George raised cattle for most of his life. In retirement, he chases wildfires. For safety, George carries two bottles of water, a Coke, a candy bar, a shovel, and a handgun.
Casey, Cow Boss, 71 Ranch, Deeth, Nevada 2012
Casey and Rowdy Horse Training, 71 Ranch, Deeth, Nevada 2012
Many modern ranchers use all-terrain vehicles, airplanes, or helicopters to round up their livestock. Horses have become outdated. The 71 Ranch in Deeth, Nevada, consists of 38,000 acres of semiarid farmland, where cowboys still herd cattle on horseback. Here, Casey Higgins trains his horse not to rear when a cow pulls back on the rope.
Rowdy Moving Cattle between Pastures, 71 Ranch, Deeth, Nevada 2012
Tom and Donnie Cattle Roping, Burson Cattle Company, Silverton, Texas 2012
Tommy Trying to Shoot Coyotes, Big Springs Ranch, Oasis, Nevada 2012
The Big Springs Ranch was named for a spring that supplies water to the city of Wendover, 30 miles away. The 350,000-acre ranch is now owned by Newmont Mining Corporation, which just announced the discovery of a multimillion-ounce high-grade gold deposit there. Surrounded by desert, Wendover will have to find new water.
Dakota, Michael, and Jesse, Bronc Riders, Eureka County Fair, Eureka, Nevada 2012
Dakota and Jesse prepare to compete in the saddle bronc rodeo event. Each rider will attempt to stay on a bucking horse for eight seconds, holding on with one hand. Rodeo is the official state sport of South Dakota, Texas, and Wyoming. Events test and exhibit necessary cattle-ranching skills.
Rodeo Clown, Fremont County Fair, Riverton, Wyoming 2010
Adam Killing a Cow, Mortensen Family Farm, Afton, Wyoming 2010
Adam, Afton’s middle school science teacher, helps the Mortensen family kill and butcher a Hereford cow. The Mortensens own the last remaining ranch within Afton town limits. Their neighbors sold and developed the surrounding property during the housing boom of the past decade. To pay the mortgage on his ranch, Gary Mortensen works as a truck driver for Halliburton in the oil fields of North Dakota.
Stacy before Church, Diamond Valley, Nevada 2012
Driveway, 71 Ranch, Deeth, Nevada 2012
Mikaela and Annie, Baptist Camp Meeting, Clark, Wyoming 2010
Don Flood Irrigating Alfalfa, Diamond Valley, Nevada 2012
"I settled here in the 1960s. Everybody down in Eureka said, 'You can’t farm there. That’s an alkali flat and it’s way too cold.' Well, they were right about a lot of it. But I was too broke to leave for the first 20 years, and after that, it was too late." –Don
Baling Hay, Diamond Valley, Nevada 2012
Loan Office, Happy State Bank, Silverton, Texas 2012
"It's very expensive to put a crop in. You have to prepare the ground, and you've got seeds, fertilizer, herbicide, diesel for your tractors, and wages for any hands you've hired. Probably 90% of the farmers around here have some kind of loan with us. With the drought, some farmers haven't harvested a crop for three years. Eventually, they'll run out of water for irrigation. Running out of farmers is our biggest fear."–Kyle
Kyle Fuston is the branch President of Happy State Bank, the only bank in Silverton, Texas. Happy State has issued loans to local farmers since it opened in 1946.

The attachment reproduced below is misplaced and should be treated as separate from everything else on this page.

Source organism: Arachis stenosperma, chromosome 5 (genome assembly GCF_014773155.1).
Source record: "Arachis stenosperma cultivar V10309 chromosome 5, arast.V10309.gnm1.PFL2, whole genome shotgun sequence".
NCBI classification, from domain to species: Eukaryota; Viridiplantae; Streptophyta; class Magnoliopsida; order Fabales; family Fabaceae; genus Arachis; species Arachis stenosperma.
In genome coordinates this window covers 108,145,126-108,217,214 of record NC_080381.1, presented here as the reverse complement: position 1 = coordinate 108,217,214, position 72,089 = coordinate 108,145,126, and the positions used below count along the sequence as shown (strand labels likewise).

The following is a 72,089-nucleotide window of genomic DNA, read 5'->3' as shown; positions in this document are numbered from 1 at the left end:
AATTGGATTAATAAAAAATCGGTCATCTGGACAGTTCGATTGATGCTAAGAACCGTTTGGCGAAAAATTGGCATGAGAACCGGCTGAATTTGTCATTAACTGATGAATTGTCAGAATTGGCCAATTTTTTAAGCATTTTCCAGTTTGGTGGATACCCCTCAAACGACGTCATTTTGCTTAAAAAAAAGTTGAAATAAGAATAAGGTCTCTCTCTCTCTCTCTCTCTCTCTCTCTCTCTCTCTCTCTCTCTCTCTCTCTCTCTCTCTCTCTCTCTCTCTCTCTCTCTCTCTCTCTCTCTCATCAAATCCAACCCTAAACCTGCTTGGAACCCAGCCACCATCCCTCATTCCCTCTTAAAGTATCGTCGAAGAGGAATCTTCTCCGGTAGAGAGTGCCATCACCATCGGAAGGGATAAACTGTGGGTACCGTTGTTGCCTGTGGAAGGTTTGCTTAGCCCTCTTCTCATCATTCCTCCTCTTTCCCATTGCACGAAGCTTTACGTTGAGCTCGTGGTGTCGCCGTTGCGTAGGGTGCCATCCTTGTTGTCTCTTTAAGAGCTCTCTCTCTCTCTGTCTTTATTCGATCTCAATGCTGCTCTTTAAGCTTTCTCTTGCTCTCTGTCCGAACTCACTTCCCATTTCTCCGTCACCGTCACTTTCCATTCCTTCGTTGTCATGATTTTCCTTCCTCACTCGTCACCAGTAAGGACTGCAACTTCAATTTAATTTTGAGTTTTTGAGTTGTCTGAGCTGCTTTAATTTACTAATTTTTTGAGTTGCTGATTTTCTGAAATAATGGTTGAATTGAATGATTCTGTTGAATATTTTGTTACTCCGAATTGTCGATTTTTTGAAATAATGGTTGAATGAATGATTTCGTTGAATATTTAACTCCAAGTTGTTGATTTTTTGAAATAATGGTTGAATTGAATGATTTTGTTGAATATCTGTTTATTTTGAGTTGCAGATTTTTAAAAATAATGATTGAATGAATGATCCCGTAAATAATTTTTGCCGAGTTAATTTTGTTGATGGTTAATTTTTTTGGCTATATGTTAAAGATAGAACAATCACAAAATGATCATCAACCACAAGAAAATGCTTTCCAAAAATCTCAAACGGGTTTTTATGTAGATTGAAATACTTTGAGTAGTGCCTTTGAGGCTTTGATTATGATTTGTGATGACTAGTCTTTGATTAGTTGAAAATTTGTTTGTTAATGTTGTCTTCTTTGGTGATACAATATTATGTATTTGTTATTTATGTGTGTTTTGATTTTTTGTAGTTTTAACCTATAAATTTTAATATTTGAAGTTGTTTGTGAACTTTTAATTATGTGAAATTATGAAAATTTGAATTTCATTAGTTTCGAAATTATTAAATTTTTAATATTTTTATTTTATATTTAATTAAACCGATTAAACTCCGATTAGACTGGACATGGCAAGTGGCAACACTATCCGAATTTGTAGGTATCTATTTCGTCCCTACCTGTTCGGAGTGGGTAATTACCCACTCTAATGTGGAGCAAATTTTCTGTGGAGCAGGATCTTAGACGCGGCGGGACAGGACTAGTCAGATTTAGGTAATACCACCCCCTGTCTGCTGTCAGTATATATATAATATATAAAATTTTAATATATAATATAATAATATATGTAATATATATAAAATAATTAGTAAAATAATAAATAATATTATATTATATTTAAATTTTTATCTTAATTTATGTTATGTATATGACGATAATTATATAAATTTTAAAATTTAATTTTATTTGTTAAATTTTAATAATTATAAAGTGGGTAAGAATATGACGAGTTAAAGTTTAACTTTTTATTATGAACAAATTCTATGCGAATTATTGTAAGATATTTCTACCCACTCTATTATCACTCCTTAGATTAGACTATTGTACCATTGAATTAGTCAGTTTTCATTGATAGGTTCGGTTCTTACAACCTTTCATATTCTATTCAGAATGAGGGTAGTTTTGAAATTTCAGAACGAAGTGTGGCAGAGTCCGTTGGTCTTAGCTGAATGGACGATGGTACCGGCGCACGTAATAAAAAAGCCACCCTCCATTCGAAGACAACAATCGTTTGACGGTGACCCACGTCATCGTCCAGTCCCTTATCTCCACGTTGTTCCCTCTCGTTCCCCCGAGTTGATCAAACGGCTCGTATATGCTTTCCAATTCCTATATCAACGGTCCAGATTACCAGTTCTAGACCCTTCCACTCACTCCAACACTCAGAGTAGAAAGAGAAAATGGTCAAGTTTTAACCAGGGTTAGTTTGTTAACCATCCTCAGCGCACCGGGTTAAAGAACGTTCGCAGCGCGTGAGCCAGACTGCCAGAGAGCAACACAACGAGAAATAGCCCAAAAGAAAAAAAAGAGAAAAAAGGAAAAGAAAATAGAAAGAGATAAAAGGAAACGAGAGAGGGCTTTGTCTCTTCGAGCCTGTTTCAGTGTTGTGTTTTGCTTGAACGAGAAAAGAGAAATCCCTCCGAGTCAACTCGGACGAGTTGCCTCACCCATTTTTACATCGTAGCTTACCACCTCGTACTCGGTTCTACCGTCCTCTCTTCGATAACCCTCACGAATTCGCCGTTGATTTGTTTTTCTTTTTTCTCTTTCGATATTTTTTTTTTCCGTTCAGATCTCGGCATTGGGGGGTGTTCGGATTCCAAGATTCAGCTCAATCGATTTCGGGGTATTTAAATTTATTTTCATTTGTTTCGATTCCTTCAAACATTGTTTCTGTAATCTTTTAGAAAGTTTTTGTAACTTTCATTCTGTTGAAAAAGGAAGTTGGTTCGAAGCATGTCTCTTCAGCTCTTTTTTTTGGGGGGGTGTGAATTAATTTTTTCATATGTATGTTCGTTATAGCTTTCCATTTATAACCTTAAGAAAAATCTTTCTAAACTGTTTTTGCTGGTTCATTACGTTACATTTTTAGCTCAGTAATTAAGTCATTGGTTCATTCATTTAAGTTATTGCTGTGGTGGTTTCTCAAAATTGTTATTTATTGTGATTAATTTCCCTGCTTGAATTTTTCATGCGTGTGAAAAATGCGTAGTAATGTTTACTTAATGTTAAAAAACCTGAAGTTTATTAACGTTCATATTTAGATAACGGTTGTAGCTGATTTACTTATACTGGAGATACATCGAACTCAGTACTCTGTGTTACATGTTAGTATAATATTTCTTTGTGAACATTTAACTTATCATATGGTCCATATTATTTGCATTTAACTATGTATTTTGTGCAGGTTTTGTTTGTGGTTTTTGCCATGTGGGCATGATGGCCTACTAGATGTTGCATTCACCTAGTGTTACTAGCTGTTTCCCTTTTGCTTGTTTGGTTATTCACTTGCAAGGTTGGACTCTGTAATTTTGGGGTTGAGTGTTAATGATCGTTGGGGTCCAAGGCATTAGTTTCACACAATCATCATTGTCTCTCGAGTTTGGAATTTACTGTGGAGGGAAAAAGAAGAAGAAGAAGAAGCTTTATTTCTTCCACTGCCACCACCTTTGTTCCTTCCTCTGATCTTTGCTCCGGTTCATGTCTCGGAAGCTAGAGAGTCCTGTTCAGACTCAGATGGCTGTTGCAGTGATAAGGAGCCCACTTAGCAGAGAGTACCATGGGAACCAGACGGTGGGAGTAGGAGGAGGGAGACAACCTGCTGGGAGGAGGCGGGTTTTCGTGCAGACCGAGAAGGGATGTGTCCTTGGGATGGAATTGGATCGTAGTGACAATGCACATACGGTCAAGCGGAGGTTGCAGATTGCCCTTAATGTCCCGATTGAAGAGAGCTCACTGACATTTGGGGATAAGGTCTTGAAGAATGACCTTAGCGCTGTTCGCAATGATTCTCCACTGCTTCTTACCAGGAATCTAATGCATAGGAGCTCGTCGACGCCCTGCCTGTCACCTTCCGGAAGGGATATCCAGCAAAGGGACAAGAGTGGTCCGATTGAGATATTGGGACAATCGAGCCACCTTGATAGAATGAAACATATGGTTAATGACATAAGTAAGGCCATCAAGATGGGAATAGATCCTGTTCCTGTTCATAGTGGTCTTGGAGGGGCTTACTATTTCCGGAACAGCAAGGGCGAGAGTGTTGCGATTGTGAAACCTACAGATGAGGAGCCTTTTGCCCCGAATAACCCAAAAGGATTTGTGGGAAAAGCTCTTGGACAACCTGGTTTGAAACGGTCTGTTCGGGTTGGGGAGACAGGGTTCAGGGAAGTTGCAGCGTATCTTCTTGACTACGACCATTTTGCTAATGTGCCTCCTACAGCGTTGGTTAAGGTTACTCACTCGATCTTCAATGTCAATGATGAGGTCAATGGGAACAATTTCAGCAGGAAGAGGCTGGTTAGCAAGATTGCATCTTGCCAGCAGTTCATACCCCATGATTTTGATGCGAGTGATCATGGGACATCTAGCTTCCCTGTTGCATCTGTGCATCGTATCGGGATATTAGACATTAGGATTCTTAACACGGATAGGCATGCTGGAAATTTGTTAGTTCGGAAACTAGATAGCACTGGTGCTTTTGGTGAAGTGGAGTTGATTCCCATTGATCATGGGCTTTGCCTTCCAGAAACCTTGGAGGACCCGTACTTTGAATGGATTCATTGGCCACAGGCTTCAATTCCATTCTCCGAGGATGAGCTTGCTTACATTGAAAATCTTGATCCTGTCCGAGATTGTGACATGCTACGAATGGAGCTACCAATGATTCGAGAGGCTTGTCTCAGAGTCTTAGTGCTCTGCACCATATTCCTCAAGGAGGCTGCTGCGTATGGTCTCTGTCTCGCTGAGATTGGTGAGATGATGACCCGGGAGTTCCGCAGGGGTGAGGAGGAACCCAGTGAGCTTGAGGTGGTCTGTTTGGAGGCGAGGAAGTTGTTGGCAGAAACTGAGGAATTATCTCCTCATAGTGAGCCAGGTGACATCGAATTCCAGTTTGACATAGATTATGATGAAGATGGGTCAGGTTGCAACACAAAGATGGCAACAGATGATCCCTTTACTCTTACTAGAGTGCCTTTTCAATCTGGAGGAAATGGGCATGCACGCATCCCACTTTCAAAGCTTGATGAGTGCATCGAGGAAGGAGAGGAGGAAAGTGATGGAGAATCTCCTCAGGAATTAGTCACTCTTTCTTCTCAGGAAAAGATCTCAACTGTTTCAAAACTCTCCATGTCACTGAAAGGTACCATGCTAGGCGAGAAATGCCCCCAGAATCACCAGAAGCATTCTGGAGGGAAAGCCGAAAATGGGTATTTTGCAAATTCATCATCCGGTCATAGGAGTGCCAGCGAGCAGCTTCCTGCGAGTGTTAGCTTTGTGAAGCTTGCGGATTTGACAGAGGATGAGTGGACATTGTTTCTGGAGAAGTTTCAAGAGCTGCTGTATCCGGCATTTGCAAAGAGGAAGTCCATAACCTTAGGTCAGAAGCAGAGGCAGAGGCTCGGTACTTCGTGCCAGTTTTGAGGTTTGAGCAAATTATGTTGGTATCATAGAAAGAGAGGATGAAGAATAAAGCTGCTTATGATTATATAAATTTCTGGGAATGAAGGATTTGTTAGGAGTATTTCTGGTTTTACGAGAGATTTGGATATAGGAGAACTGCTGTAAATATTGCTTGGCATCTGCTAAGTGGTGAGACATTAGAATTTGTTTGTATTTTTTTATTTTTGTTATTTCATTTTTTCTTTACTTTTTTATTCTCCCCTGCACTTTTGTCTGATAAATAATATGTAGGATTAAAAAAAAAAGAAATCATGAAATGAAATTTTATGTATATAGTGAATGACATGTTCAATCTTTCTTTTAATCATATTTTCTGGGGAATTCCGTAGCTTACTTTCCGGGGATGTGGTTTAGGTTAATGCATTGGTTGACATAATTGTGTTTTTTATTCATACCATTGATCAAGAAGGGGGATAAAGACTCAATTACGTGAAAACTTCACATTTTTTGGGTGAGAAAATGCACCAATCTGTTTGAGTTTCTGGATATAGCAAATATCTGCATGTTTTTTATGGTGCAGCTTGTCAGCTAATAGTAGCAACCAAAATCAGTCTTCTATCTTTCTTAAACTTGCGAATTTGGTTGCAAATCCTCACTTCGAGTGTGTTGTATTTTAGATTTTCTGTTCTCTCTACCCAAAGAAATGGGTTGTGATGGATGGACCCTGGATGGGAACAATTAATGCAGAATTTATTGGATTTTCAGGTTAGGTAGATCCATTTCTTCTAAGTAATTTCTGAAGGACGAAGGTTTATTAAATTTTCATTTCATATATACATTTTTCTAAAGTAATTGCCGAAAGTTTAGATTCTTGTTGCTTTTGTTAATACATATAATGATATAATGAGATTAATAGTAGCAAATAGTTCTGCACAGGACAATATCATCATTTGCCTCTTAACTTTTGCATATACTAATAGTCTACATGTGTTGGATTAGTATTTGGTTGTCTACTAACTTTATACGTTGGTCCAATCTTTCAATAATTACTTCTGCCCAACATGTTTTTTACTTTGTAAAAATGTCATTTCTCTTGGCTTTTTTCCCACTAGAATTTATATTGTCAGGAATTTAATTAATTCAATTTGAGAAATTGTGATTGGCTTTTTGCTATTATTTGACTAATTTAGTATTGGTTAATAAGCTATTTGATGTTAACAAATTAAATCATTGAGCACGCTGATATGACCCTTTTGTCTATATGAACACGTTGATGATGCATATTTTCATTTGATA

Briscoe County Jail Cell, Silverton, Texas 2012
Jaime, Ranch Hand, Wells, Nevada 2012
Many working cowboys and sheepherders are guest laborers from Chile, Mexico, Bolivia, or Peru. If there is a shortage of domestic labor, the H-2A visa allows agricultural employers to bring foreign workers. Ranch hands spend long stretches of the season herding livestock in remote regions without electricity or running water, rarely seeing a town or paved road.
Future Site of Long Canyon Gold Mine, Big Springs Ranch, Oasis, Nevada 2012
Thomas and Kimberly Swimming, Jeffrey City, Wyoming 2010
In the 1960s, Jeffrey City was a mining boomtown with over 5,000 residents. The uranium market collapsed a decade later and Western Nuclear Corporation shut down the last mine in 1982. Most residents moved away, many trucking their houses with them.
Amanda after a Birthday Party, Jackson, Wyoming 2010
Ela and Bly, Wind River Reservation, Ethete, Wyoming 2010
Wind River Reservation spans 2.2 million acres and is home to both Eastern Shoshone and Northern Arapaho tribes.
Bob and Ron, Wind River Reservation, Saint Stephens, Wyoming 2010
Bob is a bobcat that Ron found on the Wind River Reservation in Wyoming. Ron runs a bison ranch on the grounds of the Saint Stephens Indian Mission within the reservation.
Guarding Sheep, Bitter Creek, Wyoming 2010
There are currently 5 million head of sheep in the country, compared to 51 million sheep in the 1880's. Ranchers still trail sheep through remote rangelands. Their sheepdogs have distinguished roles as either guardians or herders. Here, the white dog, a Maremma, has been bred to guard the sheep from predators. The black dog, an Australian Cattle Dog, has been bred to manage the herd. Mating between the breeds is strictly forbidden.
Soccer Practice, Star Valley Braves, Afton, Wyoming 2010
Moving Cattle to Spring Pasture, Boulder, Wyoming 2011
With an annual snowfall of approximately 80 inches and temperatures that drop as low as -49 degrees Fahrenheit, county roads are often the only plowed area on which cattle can travel between pastures.
Newborn Calf, Siems Ranch, Merna, Wyoming 2013
Ron, Town Historian, Auburn, Wyoming 2010
Ron, the official historian of Auburn, Wyoming, is a regular visitor to the town’s sulphur hot springs. His friend Kyle Erickson purchased the springs in 2003. The springs are advertised as beneficial to people who suffer from skin conditions and other health problems. “I have seen these waters heal mind, body, and spirit,” Kyle says.
Herman Getting Water for Cattle, Siems Ranch, Merna, Wyoming 2010
Cow Entrails, Siems Ranch, Merna, Wyoming 2010
The Siems Ranch is among the last off-grid family ranches in rural Wyoming. After killing and butchering a cow for a friend, the family left the entrails on the snow for the dogs and coyotes.
Teton National Forest and Road Barrier, Jackson, Wyoming 2009
Grand Teton National Park and the nearby Yellowstone National Park contain Wilderness Areas. The federal government defines wilderness as "an area where the earth and its community of life are untrammeled by man, where man himself is a visitor who does not remain." Most of the three million annual park visitors never enter the wilderness areas. The parks are surrounded by government lands that are leased for commercial timber harvesting, livestock grazing, mining, and other activities.